Not just because the former orchard he purchased two years ago is about to produce its first grapes – but because it is in England.
Taittinger is the first champagne house to grow grapes in the UK, and it is likely his decision will be closely watched by other wine growers around the world.
This week is English Wine Week, and after decades as being seen as the poor relation to the better-known wine producing countries such as France and Italy, English wines are finally being taken seriously both at home and abroad.
Warmer weather and improved production technique have transformed English wines in recent years, and the fact that a famous champagne house such as Taittinger has seen fit to invest in these shores is a huge vote of confidence in what is still essentially a cottage industry.
Robert Boutflower of Shrewsbury-based wine merchant Tanners, says English sparkling wine in particular is able to compete with the best that other European countries can produce.
He points out that the trend towards warmer weather in recent years has allowed the English regions to grow the noble grapes such as pinot noir and chardonnay, more traditionally associated with France and the production of champagne.
And he says the chalky soils and south-facing slopes of southern England are essentially the same as those found in the Champagne region of north-east France.
"We are in a position now to grow wines that approach the quality which can be found in Champagne," says Mr Boutflower, choosing his words carefully.
And he adds that while growers in Shropshire and the West Midlands do not enjoy quite the same benefits as those further south, he says there are many wine producers in the region which are now growing excellent wines.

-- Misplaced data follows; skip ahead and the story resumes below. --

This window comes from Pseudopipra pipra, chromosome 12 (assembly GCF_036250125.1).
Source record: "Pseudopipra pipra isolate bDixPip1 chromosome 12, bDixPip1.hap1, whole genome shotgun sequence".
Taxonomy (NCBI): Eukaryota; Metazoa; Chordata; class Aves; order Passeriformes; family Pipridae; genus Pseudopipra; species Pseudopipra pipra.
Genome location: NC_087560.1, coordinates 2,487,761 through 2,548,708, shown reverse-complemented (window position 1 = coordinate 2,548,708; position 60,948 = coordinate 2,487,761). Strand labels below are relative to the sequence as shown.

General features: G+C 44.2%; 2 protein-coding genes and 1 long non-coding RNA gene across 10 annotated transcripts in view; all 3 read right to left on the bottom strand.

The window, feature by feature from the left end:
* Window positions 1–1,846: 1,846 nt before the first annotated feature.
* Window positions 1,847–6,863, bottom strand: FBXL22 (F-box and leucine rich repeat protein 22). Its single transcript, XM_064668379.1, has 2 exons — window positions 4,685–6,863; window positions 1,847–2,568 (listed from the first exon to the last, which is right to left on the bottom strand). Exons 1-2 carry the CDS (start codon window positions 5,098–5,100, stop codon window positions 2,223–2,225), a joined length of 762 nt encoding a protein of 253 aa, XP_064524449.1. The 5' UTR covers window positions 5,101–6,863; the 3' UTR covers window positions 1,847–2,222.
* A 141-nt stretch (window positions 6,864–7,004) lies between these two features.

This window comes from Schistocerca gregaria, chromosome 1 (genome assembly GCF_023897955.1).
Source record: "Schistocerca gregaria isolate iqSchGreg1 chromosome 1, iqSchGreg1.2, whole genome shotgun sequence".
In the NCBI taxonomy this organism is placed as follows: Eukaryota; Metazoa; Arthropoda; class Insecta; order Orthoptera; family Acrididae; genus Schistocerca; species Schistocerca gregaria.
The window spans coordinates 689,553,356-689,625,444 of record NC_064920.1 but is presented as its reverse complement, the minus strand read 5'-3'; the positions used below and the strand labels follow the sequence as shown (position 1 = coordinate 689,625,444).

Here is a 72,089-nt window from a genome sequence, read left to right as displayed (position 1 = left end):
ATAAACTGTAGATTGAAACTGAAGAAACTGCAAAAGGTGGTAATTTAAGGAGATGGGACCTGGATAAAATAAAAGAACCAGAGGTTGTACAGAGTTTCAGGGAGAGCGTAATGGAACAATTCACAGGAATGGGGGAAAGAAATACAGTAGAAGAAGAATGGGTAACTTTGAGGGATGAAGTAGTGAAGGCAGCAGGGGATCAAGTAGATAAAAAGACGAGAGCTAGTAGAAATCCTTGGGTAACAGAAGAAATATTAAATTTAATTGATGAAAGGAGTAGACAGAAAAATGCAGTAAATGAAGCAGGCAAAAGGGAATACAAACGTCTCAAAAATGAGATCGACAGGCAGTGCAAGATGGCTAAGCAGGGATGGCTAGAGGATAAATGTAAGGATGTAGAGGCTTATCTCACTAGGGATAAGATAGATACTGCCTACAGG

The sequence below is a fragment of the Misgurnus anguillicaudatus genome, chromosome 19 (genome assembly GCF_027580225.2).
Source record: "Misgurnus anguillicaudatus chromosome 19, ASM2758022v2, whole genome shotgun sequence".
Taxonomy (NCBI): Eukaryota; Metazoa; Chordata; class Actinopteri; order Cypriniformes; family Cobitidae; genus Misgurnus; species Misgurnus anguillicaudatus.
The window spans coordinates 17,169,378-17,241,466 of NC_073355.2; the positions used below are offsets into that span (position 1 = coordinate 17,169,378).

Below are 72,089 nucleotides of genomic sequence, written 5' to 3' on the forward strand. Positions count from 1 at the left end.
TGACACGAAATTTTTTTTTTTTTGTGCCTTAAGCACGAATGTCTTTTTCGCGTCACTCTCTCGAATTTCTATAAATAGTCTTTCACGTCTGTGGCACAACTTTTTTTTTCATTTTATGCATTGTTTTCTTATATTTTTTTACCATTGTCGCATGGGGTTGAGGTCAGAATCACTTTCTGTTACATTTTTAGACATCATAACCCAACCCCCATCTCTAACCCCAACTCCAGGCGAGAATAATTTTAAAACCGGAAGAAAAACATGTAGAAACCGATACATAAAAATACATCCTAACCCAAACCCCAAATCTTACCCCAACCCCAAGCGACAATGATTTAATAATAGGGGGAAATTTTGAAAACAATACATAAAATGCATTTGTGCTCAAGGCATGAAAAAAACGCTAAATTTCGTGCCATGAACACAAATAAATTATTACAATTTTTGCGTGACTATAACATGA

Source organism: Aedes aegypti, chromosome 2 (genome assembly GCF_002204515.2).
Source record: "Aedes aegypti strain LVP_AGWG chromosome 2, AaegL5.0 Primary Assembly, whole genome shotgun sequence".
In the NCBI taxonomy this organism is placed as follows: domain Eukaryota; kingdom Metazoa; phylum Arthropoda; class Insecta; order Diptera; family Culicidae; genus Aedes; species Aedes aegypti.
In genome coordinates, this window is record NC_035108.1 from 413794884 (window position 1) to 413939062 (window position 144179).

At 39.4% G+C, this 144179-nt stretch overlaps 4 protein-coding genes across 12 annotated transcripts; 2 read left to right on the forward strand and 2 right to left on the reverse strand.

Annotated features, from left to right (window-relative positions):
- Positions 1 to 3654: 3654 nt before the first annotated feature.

Mr Boutflower singles out the Rodington vineyard, just outside Telford, for particular praise, saying that its Blue Tractor wine, which used Solaris grapes, is worthy of special mention.
"The Rodington vineyard has only been planted five or six years ago, and it is already making a seriously good white," he says.
"It took a silver medal last year in an international wine competition for its 2014 vintage, and it deserved to do so.
"It is such a good, well-balanced wine."
Other successful vineyards in the area include Wroxeter Roman Vineyard and Halfpenny Green at Bobbington in Staffordshire, both of which have been operating for more than a quarter of a century and have picked up numerous awards. But he says that the newer vineyards have the advantage of being able to grow newer grape varieties, such as Solaris, which was first developed in 1975.
He says the one difficulty that English wine producers have traditionally suffered from has been that the summer is not sufficiently long or warm enough to allow the grapes to fully ripen.
But that is less of a problem with sparkling wines, which tend to work well with younger grapes.
The unpredictable nature of the British climate can still throw a spanner in the works though. Mr Boutflower says this year's harvest is likely to be much smaller than that previously due to a frost which struck in March.
"Whether it impacts on the quality will depend on what sort of weather we have over the summer," he says.
"If we have a spectacularly warm summer, it might only impact on quantity."
And while English wines can now compete on quality with the best that the rest of Europe can offer, price is still something of a problem. Because the UK is still something of a minnow in the wine-producing world, it cannot enjoy the economies of scale enjoyed by the bigger producers.
"Because we are a wet, maritime climate, it is still much more difficult for a UK wine producer to predict what will happen from year to year, which makes it much more difficult and expensive to produce wines compared to somebody in, say, the south of France who is pretty much guaranteed sunshine from year to year," says Mr Boutflower.
"They could really do with some support from the Government in the form of tax breaks."